From the marine highway in Alaska to Virginia's motor vehicles office to the Florida coast, states are reviewing and tightening security to guard against potential terrorist attacks.
Virginia Gov. Jim Gilmore held his first meeting Friday with his newly created anti-terrorism task force. Last week, Missouri Gov. Bob Holden created the first state-level Cabinet anti-terrorism position, echoing what President Bush has done on the federal level.
"The world has changed and we must confront those changes effectively to keep our families safe and to make sure our state is secure," said New Hampshire Gov. Jeanne Shaheen.
New Hampshire's steps include frequent patrols of the Portsmouth Harbor and the Piscataqua River, and increased security at the Seabrook nuclear power plant, she said. There will be more inspections for vehicles containing hazardous materials.
Gilmore ordered his 21-member task force to analyze potential terrorist targets in Virginia, assess the ability to respond and identify necessary changes in policies, laws and funding. Recommendations are due by Nov. 30.
"Our watchword in the coming weeks and months must be security and safety," Gilmore told the group of elected officials, law enforcement officers, public safety experts, educators and business executives.
Florida, Idaho, New Hampshire, Ohio and Wisconsin also created state panels or began reviews of anti-terrorism efforts.
In Florida on Thursday, dozens of local authorities met to assess the state's potential vulnerability, following Gov. Jeb Bush's directive to review water supplies, hospitals, energy sources, military bases and more.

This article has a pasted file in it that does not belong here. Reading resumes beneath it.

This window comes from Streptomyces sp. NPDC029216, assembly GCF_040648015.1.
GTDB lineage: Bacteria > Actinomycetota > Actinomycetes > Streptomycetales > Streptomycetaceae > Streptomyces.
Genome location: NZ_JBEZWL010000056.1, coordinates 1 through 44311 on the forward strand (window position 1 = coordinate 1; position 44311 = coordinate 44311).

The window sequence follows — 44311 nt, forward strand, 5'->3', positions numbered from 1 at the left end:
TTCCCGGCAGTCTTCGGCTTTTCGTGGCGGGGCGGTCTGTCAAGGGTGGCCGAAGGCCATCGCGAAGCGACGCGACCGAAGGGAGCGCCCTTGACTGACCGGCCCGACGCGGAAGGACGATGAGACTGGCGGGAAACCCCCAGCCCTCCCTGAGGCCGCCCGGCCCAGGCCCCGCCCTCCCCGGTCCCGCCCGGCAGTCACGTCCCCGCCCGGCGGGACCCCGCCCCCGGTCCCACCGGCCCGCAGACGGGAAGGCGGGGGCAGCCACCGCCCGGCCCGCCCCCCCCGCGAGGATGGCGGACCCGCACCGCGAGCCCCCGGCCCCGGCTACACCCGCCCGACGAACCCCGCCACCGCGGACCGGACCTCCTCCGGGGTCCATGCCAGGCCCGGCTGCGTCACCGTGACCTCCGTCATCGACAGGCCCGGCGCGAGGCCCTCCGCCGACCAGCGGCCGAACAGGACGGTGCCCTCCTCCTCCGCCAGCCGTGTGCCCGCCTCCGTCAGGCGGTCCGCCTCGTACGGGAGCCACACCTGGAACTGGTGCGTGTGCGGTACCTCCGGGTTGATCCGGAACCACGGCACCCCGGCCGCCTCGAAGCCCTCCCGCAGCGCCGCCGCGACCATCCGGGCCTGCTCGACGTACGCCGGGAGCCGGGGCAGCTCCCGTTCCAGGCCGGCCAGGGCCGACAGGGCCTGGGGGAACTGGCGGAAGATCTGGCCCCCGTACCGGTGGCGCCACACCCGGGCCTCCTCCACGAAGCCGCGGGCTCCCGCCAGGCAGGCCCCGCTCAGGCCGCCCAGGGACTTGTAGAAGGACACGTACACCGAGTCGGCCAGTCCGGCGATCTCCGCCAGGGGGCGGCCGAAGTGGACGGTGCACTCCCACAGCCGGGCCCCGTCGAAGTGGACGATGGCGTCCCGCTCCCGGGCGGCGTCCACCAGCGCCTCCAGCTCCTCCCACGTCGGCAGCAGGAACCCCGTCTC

In Alaska, the head of the marine highway system -- the ferry system that runs along the state's island- and glacier-strewn West Coast -- said passengers must now show photo ID and go through a series of stricter baggage controls.
In Virginia, Gilmore said the state closed a loophole that was meant to make renewing licenses easier but may have allowed hijackers to fraudulently obtain ID cards from the state motor vehicle department.
Across the nation, governors acted to call up National Guard units to protect airports, after the president requested help until better long-term security measures are in place.
State officials also began intensive inspections of trucks carrying hazardous materials after warnings from the federal government. In many places, the safety of water supplies was also being re-examined.
The new state-level efforts were in addition to commissions that have been set up by local U.S. attorneys offices.
Those federal efforts will be coordinated with the new Office of Homeland Security created by President Bush, officials said. The new Cabinet will be directed by Pennsylvania Gov. Tom Ridge.
"Enhancing state and local response capabilities is a significant priority for this new office," said White House spokesman Tucker Eskew. "Health, medicine, border security, bio-detection capability. All of it."